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Edition #8, June 15, 2005
To Linger by Light
Photographer: Scott Lothes
Photo © 2004 by Scott Lothes
To Linger by Light
It had already been a good day. Any day when I catch a train on what was then CSX's Cowen Subdivision (now the Appalachian & Ohio) is a good day. Doing so under a bright blue October sky with early fall color appearing in the hills was approaching the sublime.
It was Sunday, the second day of a weeklong fall foliage trip to the Mountain State. Like so many Sundays in Grafton, this one had begun slowly. For a time, it appeared the only action of the morning would be the westbound coal drag that had departed for the Ohio River shortly after sunrise. That train had yielded a couple of nice photos, but I was hoping for an eastbound on the Mountain Sub or westbound empties heading up the Cowen Sub.
So was my companion, one Camron Settlemier of Portland, Oregon. I typically travel solo on my photography expeditions, but Camron had been able to arrange several days off as part of a business trip to the East Coast. A digital video-phile and another lone wolf stalker of off-the-beaten path railroads, Camron had graciously showed me around many of his favorite haunts during my summer adventurers in the northwest. I was looking forward to returning the favor, and we had already spent an enjoyable (if overcast) Saturday on the Mountain Sub.
Further explorations would have to wait until we had a train, a prospect which, at the moment, appeared rather suspect. From the scanner chatter, it sounded like the ready track was slowly preparing power for noon coal drag on the Mountain Sub. Experience suggested that a noon call time would translate to a one o'clock departure at the earliest, and that was still over two hours away. All the while, the low autumn sun would creep ever farther across the southern sky, on this most perfect of days.
The yard job was switching in the east yard, preparing outgoing traffic for a Q316 running who knows how late, and providing an endless stream of radio chatter that did little to tell us our prospects of finding a moving train. That is, until the yardmaster told them to wait somewhere until "we get this Cowen man out of the yard."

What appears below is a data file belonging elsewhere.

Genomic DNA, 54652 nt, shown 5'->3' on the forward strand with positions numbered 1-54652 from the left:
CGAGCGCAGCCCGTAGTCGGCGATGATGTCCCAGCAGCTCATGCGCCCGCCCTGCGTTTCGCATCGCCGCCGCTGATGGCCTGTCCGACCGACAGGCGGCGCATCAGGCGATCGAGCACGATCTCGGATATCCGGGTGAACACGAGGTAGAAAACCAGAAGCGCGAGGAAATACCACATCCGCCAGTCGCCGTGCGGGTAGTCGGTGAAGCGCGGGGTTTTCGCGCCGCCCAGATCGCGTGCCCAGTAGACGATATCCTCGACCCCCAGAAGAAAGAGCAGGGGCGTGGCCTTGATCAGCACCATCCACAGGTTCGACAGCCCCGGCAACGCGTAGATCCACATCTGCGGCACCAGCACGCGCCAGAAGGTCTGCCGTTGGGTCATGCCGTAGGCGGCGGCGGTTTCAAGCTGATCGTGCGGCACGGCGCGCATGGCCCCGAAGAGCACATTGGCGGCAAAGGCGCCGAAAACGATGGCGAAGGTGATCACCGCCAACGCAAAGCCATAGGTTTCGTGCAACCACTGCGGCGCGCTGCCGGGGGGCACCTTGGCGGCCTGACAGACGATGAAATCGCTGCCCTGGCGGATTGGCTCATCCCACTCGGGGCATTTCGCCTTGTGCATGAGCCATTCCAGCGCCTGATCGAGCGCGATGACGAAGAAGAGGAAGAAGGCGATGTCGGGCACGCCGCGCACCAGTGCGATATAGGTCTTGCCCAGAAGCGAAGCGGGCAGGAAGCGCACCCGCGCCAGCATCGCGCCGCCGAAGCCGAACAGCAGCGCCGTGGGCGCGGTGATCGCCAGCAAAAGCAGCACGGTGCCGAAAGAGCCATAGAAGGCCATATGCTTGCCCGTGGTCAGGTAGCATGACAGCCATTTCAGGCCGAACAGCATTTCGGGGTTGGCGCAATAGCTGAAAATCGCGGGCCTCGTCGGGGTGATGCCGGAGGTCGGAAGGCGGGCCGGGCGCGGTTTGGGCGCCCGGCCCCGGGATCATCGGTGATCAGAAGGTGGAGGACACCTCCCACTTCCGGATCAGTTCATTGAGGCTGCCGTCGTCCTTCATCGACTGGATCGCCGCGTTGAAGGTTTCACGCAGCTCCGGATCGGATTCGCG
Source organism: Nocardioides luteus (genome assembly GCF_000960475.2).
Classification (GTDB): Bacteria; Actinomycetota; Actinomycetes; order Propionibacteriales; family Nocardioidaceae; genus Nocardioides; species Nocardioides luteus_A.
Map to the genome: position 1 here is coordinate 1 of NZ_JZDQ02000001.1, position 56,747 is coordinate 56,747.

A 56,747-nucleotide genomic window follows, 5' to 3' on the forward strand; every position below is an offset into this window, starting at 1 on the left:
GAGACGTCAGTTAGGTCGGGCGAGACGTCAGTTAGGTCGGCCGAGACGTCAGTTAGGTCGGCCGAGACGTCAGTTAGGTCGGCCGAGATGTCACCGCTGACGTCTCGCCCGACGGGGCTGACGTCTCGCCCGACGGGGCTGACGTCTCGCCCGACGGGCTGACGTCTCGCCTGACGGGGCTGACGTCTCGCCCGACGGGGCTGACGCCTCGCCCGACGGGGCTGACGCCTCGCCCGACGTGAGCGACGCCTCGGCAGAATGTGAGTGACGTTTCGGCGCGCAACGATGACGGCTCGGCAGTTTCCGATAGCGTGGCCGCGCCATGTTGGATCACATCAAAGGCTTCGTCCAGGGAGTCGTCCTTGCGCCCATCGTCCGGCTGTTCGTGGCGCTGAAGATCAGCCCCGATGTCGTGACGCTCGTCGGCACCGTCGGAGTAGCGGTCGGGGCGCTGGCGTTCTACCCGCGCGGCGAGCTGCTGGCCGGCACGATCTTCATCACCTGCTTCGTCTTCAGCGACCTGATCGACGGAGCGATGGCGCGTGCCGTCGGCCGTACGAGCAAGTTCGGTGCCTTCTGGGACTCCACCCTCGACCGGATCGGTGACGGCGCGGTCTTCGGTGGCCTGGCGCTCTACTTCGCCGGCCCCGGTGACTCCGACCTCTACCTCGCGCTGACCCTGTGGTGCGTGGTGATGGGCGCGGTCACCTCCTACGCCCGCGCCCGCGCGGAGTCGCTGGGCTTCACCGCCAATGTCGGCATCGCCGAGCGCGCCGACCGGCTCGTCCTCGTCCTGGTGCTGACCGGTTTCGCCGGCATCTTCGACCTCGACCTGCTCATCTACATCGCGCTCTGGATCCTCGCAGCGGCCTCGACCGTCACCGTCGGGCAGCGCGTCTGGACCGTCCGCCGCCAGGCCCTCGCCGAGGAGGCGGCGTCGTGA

Only seconds later, with no prior warning whatsoever, two ACs were leading empty hoppers past the engine terminal, heading for a diverging switch at Berkeley Run Junction and a Sunday run up the Cowen Sub. In a flurry, Camron and I stowed the uneaten remains of our breakfast in the cooler and were soon southbound on US 119. It was still late morning, and given the train's prompt departure from the yard, visions of an all-day chase clear to Cowen danced in our heads.
Ah, but "the best laid plans o' mice and men gang aft aglay," and the CI dispatcher had other ideas. Two long waits for meets with eastbounds ensued at Berryburg and Smith Summit, and we found ourselves in the ironic position of suddenly having too many trains on our hands. Our westbound was not even to Buckhannon yet, some 40 miles from Grafton, and already the sun was drifting far into the southwestern afternoon sky.
All was far from lost, as the light was excellent for shooting in the open mountain meadows near Frenchton. However, by the time the train descended the Oil Creek Valley into Burnsville, the shadows were growing quite long indeed. Camron and I were joined by two other photographers, also out for the chase, by the grade crossing in town where the golden evening sun still splashed down on the valley floor.
They departed after the locomotives trundled by, but Camron and I lingered by the crossing as the empty hoppers rocked slowly through the east siding switch. It was the kind of light that demanded to have its picture taken, and I began firing frame after frame of wheels and hoppers rolling by the switch stand. Having recently made the transition to digital photography, wasting film was hardly an issue, even though it really never should be. Even so, as I kept blasting away after the first dozen or so shots, Camron couldn't help himself and began teasing me. Unfazed, I ran my exposure count into the high twenties before stepping back to watch the last of the cars.
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